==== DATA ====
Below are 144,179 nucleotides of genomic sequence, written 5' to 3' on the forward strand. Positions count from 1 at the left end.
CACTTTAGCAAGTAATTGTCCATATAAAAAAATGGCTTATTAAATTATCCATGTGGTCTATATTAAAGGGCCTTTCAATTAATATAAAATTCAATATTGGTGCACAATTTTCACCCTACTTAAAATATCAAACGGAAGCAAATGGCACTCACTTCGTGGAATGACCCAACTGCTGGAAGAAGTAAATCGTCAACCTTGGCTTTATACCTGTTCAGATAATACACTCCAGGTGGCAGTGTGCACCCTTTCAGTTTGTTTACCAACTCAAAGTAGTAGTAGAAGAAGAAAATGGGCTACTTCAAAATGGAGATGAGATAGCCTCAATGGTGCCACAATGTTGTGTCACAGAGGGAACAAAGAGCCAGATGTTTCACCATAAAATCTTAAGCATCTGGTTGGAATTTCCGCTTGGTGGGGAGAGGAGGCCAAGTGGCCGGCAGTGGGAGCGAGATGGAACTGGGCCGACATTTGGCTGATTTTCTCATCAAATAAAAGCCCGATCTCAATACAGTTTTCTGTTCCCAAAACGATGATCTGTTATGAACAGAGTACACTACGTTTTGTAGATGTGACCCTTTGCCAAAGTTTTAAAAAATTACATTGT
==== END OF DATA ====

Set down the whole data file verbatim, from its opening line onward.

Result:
Below are 144,179 nucleotides of genomic sequence, written 5' to 3' on the forward strand. Positions count from 1 at the left end.
CACTTTAGCAAGTAATTGTCCATATAAAAAAATGGCTTATTAAATTATCCATGTGGTCTATATTAAAGGGCCTTTCAATTAATATAAAATTCAATATTGGTGCACAATTTTCACCCTACTTAAAATATCAAACGGAAGCAAATGGCACTCACTTCGTGGAATGACCCAACTGCTGGAAGAAGTAAATCGTCAACCTTGGCTTTATACCTGTTCAGATAATACACTCCAGGTGGCAGTGTGCACCCTTTCAGTTTGTTTACCAACTCAAAGTAGTAGTAGAAGAAGAAAATGGGCTACTTCAAAATGGAGATGAGATAGCCTCAATGGTGCCACAATGTTGTGTCACAGAGGGAACAAAGAGCCAGATGTTTCACCATAAAATCTTAAGCATCTGGTTGGAATTTCCGCTTGGTGGGGAGAGGAGGCCAAGTGGCCGGCAGTGGGAGCGAGATGGAACTGGGCCGACATTTGGCTGATTTTCTCATCAAATAAAAGCCCGATCTCAATACAGTTTTCTGTTCCCAAAACGATGATCTGTTATGAACAGAGTACACTACGTTTTGTAGATGTGACCCTTTGCCAAAGTTTTAAAAAATTACATTGT